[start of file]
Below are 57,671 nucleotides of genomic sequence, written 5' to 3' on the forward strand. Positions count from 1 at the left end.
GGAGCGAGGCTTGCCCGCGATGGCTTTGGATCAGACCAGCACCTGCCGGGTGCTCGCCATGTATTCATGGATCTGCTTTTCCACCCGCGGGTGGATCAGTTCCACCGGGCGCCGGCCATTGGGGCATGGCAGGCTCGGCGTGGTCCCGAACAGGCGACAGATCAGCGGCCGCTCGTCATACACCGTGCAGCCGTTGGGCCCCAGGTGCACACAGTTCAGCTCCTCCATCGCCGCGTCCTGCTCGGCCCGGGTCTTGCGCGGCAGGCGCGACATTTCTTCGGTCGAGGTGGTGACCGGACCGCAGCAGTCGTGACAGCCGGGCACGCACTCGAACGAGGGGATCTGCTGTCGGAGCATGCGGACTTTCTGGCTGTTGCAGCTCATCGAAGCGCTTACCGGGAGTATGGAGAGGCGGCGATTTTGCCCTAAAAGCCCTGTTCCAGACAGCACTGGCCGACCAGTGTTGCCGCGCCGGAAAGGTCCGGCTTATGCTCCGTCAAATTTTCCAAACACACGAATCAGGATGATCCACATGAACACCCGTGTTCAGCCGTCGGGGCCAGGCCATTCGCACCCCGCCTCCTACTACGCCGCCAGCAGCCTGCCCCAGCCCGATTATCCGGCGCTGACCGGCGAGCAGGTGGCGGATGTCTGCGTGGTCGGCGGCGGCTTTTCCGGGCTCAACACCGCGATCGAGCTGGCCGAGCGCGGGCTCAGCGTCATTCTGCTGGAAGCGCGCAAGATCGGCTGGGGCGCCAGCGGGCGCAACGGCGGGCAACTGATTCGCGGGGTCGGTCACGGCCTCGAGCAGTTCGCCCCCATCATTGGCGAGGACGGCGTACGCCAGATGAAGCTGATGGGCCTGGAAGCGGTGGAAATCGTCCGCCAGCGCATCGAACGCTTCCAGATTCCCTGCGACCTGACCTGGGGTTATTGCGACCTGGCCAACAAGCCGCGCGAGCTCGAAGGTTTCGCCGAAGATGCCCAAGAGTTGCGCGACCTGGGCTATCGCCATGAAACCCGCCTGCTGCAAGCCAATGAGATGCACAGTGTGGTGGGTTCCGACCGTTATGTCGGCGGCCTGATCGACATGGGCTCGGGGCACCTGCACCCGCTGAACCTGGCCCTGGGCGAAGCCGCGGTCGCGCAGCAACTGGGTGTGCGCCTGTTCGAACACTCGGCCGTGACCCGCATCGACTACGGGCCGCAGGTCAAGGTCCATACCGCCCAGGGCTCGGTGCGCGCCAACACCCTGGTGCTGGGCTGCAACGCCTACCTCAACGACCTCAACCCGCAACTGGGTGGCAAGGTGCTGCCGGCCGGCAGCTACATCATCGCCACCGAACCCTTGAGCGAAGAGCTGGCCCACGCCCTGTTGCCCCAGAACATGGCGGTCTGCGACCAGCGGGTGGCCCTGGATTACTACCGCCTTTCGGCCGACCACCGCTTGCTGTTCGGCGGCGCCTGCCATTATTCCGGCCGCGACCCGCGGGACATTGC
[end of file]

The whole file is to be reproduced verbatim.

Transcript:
Below are 57,671 nucleotides of genomic sequence, written 5' to 3' on the forward strand. Positions count from 1 at the left end.
GGAGCGAGGCTTGCCCGCGATGGCTTTGGATCAGACCAGCACCTGCCGGGTGCTCGCCATGTATTCATGGATCTGCTTTTCCACCCGCGGGTGGATCAGTTCCACCGGGCGCCGGCCATTGGGGCATGGCAGGCTCGGCGTGGTCCCGAACAGGCGACAGATCAGCGGCCGCTCGTCATACACCGTGCAGCCGTTGGGCCCCAGGTGCACACAGTTCAGCTCCTCCATCGCCGCGTCCTGCTCGGCCCGGGTCTTGCGCGGCAGGCGCGACATTTCTTCGGTCGAGGTGGTGACCGGACCGCAGCAGTCGTGACAGCCGGGCACGCACTCGAACGAGGGGATCTGCTGTCGGAGCATGCGGACTTTCTGGCTGTTGCAGCTCATCGAAGCGCTTACCGGGAGTATGGAGAGGCGGCGATTTTGCCCTAAAAGCCCTGTTCCAGACAGCACTGGCCGACCAGTGTTGCCGCGCCGGAAAGGTCCGGCTTATGCTCCGTCAAATTTTCCAAACACACGAATCAGGATGATCCACATGAACACCCGTGTTCAGCCGTCGGGGCCAGGCCATTCGCACCCCGCCTCCTACTACGCCGCCAGCAGCCTGCCCCAGCCCGATTATCCGGCGCTGACCGGCGAGCAGGTGGCGGATGTCTGCGTGGTCGGCGGCGGCTTTTCCGGGCTCAACACCGCGATCGAGCTGGCCGAGCGCGGGCTCAGCGTCATTCTGCTGGAAGCGCGCAAGATCGGCTGGGGCGCCAGCGGGCGCAACGGCGGGCAACTGATTCGCGGGGTCGGTCACGGCCTCGAGCAGTTCGCCCCCATCATTGGCGAGGACGGCGTACGCCAGATGAAGCTGATGGGCCTGGAAGCGGTGGAAATCGTCCGCCAGCGCATCGAACGCTTCCAGATTCCCTGCGACCTGACCTGGGGTTATTGCGACCTGGCCAACAAGCCGCGCGAGCTCGAAGGTTTCGCCGAAGATGCCCAAGAGTTGCGCGACCTGGGCTATCGCCATGAAACCCGCCTGCTGCAAGCCAATGAGATGCACAGTGTGGTGGGTTCCGACCGTTATGTCGGCGGCCTGATCGACATGGGCTCGGGGCACCTGCACCCGCTGAACCTGGCCCTGGGCGAAGCCGCGGTCGCGCAGCAACTGGGTGTGCGCCTGTTCGAACACTCGGCCGTGACCCGCATCGACTACGGGCCGCAGGTCAAGGTCCATACCGCCCAGGGCTCGGTGCGCGCCAACACCCTGGTGCTGGGCTGCAACGCCTACCTCAACGACCTCAACCCGCAACTGGGTGGCAAGGTGCTGCCGGCCGGCAGCTACATCATCGCCACCGAACCCTTGAGCGAAGAGCTGGCCCACGCCCTGTTGCCCCAGAACATGGCGGTCTGCGACCAGCGGGTGGCCCTGGATTACTACCGCCTTTCGGCCGACCACCGCTTGCTGTTCGGCGGCGCCTGCCATTATTCCGGCCGCGACCCGCGGGACATTGC